TPS re-registration period for Honduras and Nicaragua comes to an end

On November 3, 2011, the United States Citizenship and Immigration Services (USCIS) announced the extension of the Temporary Protected Status (TPS) program for Honduras and Nicaragua. USCIS also informed that the deadline to re-register for TPS is Thursday, January 5, 2012.

In my "Migratory Consultation" column this week in La OpiniónI explain how to re-register for TPS to remain protected by the program.

Here is the text of the column:

The re-registration period for the Temporary Protected Status (TPS) program for Honduras and Nicaragua is three days away. The last day to register is January 5, 2012.

Hondurans and Nicaraguans eligible for re-registration will be able to remain lawfully in the United States for another 18 months from January 6, 2012 through July 5, 2013. The validity of work permits under TPS that expire on January 5, 2012 will be automatically extended until July 5, 2012, while applications are processed.

According to the U.S. Citizenship and Immigration Services (USCIS), during the last TPS registration period, approximately 69,000 people registered, most of them Hondurans. However, by early December 2011, just over 29,000 people had re-registered.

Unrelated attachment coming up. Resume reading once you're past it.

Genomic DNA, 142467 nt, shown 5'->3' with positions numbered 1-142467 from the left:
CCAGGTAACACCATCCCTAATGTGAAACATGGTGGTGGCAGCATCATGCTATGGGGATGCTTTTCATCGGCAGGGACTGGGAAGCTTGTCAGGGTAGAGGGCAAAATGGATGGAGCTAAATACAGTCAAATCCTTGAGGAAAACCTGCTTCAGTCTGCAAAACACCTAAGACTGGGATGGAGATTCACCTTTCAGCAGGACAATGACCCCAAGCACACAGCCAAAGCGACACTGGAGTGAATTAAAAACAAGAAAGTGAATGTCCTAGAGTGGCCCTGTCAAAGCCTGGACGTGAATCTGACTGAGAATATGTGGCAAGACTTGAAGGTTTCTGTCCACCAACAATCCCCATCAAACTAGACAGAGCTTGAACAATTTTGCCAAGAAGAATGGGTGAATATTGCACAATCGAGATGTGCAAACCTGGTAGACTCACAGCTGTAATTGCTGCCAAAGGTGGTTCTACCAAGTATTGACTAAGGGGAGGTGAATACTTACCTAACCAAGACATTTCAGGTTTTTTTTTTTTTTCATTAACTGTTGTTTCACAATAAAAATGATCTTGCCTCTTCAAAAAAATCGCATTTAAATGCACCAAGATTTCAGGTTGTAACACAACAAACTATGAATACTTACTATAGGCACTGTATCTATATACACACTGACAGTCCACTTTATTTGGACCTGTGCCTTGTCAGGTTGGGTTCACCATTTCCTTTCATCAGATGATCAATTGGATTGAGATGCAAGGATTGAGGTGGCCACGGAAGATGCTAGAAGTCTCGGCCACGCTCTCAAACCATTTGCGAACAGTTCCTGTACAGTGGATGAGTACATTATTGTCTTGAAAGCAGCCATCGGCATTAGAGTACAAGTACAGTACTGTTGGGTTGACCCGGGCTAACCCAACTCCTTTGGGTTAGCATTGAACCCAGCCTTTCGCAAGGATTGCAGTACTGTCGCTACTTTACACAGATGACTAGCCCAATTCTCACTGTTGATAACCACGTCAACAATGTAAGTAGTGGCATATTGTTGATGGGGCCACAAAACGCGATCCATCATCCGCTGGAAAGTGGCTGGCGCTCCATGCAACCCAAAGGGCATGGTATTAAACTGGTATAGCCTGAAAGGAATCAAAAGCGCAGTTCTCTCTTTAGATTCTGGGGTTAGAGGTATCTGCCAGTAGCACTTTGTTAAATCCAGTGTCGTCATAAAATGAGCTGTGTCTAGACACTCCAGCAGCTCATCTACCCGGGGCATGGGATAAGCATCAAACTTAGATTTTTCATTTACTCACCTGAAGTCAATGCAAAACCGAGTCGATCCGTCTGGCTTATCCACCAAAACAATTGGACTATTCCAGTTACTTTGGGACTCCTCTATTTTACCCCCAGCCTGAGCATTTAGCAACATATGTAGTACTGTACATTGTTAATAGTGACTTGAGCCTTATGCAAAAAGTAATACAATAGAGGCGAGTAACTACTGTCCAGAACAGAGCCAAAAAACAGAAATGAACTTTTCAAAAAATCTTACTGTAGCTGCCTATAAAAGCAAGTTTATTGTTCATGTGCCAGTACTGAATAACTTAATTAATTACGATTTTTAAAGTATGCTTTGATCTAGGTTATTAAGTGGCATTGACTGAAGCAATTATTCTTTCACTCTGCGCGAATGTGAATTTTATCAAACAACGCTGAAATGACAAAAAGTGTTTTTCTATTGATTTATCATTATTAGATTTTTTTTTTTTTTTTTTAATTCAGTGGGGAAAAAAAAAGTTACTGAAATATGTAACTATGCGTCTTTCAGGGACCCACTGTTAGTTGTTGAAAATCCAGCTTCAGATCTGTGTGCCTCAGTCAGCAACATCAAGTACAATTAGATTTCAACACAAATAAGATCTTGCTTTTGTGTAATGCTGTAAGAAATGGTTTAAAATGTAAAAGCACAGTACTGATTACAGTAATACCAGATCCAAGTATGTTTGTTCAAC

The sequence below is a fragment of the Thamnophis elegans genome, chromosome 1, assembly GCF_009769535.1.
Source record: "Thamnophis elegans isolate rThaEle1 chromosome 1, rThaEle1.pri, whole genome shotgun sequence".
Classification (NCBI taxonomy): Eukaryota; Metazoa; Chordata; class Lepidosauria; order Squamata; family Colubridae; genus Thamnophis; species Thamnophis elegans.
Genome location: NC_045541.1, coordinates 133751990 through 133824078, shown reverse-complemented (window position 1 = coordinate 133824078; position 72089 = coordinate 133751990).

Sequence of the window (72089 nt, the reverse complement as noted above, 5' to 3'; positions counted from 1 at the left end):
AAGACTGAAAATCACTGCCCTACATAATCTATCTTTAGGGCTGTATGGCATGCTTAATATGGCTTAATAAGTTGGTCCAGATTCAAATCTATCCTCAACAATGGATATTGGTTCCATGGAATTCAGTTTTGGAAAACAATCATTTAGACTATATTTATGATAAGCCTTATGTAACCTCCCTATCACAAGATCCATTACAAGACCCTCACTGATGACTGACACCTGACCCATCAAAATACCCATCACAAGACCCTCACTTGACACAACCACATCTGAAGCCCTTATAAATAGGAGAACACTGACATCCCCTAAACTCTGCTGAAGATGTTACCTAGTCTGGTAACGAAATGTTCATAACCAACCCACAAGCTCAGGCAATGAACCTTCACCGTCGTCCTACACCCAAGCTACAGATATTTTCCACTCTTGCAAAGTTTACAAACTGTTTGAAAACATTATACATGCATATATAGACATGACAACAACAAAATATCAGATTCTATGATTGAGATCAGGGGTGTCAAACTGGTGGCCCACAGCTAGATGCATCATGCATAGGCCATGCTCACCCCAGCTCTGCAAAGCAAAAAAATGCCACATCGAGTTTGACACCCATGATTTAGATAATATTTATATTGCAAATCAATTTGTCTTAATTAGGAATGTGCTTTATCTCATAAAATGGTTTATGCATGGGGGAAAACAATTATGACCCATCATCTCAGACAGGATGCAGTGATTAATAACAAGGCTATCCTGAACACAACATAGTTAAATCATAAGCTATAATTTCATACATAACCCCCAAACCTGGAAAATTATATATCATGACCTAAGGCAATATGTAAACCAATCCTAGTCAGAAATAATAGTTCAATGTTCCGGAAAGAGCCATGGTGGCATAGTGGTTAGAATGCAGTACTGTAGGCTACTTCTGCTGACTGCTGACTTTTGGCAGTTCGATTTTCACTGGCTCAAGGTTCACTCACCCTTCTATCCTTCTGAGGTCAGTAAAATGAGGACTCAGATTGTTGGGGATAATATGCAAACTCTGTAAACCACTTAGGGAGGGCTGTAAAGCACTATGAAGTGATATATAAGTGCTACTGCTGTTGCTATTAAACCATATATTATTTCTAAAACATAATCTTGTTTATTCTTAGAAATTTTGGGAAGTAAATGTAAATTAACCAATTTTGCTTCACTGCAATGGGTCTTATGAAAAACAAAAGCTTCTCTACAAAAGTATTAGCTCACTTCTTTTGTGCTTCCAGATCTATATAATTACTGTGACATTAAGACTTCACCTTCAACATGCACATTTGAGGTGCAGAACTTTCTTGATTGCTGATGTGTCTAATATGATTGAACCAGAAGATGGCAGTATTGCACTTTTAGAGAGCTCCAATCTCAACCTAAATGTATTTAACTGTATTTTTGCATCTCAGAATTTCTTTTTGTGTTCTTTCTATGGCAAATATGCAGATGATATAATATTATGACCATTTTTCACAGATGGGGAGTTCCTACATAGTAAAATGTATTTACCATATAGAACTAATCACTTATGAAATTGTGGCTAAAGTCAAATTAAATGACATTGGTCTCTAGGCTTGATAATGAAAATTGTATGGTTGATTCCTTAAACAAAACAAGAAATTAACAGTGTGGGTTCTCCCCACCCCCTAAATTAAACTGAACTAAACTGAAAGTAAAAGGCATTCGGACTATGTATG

I recommend that you file electronically (e-filing). This way you will get an immediate receipt and avoid the possibility of the application getting lost in the mail. This option is not available for late initial enrollment or late re-enrollment.

The costs for re-registration are $85 for fingerprinting (children under 14 are exempt) and $380 for a work permit, if needed.

Make sure that the information is complete and correct, that the form is signed and that the money you send is the amount stipulated by USCIS, otherwise the application will be rejected. USCIS reports that these kinds of errors cause more than 5% of applications to be rejected.

If you cannot afford to file because you are unemployed, earn below the poverty level, or receive public benefits such as Medi-Cal or food stamps, you may be eligible to apply for a fee waiver.

If there is a force majeure reason that prevents you from re-registering on time, USCIS will accept late applications. Late applications must be accompanied by evidence of "good cause" for failure to file by January 5, 2012.

Remember that TPS is not a permanent residence in the United States. Upon termination of the program, you will return to the immigration status you had before, such as being undocumented. Consult with an immigration attorney to evaluate your legal options for permanent residency.